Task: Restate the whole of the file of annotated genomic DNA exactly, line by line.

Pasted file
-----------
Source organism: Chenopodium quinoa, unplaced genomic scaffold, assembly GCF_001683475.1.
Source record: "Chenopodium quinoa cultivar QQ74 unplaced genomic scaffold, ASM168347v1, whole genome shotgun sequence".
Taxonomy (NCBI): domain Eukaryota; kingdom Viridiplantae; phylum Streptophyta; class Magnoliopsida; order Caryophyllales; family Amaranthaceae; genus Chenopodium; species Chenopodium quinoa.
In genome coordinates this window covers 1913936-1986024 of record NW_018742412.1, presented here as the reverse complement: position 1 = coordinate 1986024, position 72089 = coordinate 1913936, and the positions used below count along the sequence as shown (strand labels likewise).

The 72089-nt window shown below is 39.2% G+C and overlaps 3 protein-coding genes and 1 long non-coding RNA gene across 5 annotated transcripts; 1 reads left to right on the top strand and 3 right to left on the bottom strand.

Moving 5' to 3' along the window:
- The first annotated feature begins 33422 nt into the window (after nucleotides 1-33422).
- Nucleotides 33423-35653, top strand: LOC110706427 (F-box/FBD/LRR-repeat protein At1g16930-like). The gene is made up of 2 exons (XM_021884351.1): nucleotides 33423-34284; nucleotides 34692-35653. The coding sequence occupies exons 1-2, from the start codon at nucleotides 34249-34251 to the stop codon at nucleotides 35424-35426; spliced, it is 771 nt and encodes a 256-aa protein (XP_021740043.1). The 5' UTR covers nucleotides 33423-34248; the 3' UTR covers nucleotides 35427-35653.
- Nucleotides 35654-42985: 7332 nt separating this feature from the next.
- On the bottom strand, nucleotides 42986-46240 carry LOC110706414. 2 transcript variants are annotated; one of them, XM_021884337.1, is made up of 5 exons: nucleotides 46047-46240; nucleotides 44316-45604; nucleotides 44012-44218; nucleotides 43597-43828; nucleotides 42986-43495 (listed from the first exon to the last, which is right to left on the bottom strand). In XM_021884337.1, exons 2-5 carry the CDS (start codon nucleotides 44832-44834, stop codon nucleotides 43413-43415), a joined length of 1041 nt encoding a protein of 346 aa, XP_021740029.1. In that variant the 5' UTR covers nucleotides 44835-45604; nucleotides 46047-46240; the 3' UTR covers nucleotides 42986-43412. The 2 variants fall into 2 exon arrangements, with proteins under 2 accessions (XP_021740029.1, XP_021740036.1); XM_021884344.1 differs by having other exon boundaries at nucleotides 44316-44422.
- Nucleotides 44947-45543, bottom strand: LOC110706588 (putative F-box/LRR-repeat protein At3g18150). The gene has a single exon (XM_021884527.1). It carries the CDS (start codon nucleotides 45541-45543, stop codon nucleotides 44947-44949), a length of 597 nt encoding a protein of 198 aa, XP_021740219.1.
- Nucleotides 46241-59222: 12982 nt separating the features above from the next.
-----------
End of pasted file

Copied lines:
Source organism: Chenopodium quinoa, unplaced genomic scaffold, assembly GCF_001683475.1.
Source record: "Chenopodium quinoa cultivar QQ74 unplaced genomic scaffold, ASM168347v1, whole genome shotgun sequence".
Taxonomy (NCBI): domain Eukaryota; kingdom Viridiplantae; phylum Streptophyta; class Magnoliopsida; order Caryophyllales; family Amaranthaceae; genus Chenopodium; species Chenopodium quinoa.
In genome coordinates this window covers 1913936-1986024 of record NW_018742412.1, presented here as the reverse complement: position 1 = coordinate 1986024, position 72089 = coordinate 1913936, and the positions used below count along the sequence as shown (strand labels likewise).

The 72089-nt window shown below is 39.2% G+C and overlaps 3 protein-coding genes and 1 long non-coding RNA gene across 5 annotated transcripts; 1 reads left to right on the top strand and 3 right to left on the bottom strand.

Moving 5' to 3' along the window:
- The first annotated feature begins 33422 nt into the window (after nucleotides 1-33422).
- Nucleotides 33423-35653, top strand: LOC110706427 (F-box/FBD/LRR-repeat protein At1g16930-like). The gene is made up of 2 exons (XM_021884351.1): nucleotides 33423-34284; nucleotides 34692-35653. The coding sequence occupies exons 1-2, from the start codon at nucleotides 34249-34251 to the stop codon at nucleotides 35424-35426; spliced, it is 771 nt and encodes a 256-aa protein (XP_021740043.1). The 5' UTR covers nucleotides 33423-34248; the 3' UTR covers nucleotides 35427-35653.
- Nucleotides 35654-42985: 7332 nt separating this feature from the next.
- On the bottom strand, nucleotides 42986-46240 carry LOC110706414. 2 transcript variants are annotated; one of them, XM_021884337.1, is made up of 5 exons: nucleotides 46047-46240; nucleotides 44316-45604; nucleotides 44012-44218; nucleotides 43597-43828; nucleotides 42986-43495 (listed from the first exon to the last, which is right to left on the bottom strand). In XM_021884337.1, exons 2-5 carry the CDS (start codon nucleotides 44832-44834, stop codon nucleotides 43413-43415), a joined length of 1041 nt encoding a protein of 346 aa, XP_021740029.1. In that variant the 5' UTR covers nucleotides 44835-45604; nucleotides 46047-46240; the 3' UTR covers nucleotides 42986-43412. The 2 variants fall into 2 exon arrangements, with proteins under 2 accessions (XP_021740029.1, XP_021740036.1); XM_021884344.1 differs by having other exon boundaries at nucleotides 44316-44422.
- Nucleotides 44947-45543, bottom strand: LOC110706588 (putative F-box/LRR-repeat protein At3g18150). The gene has a single exon (XM_021884527.1). It carries the CDS (start codon nucleotides 45541-45543, stop codon nucleotides 44947-44949), a length of 597 nt encoding a protein of 198 aa, XP_021740219.1.
- Nucleotides 46241-59222: 12982 nt separating the features above from the next.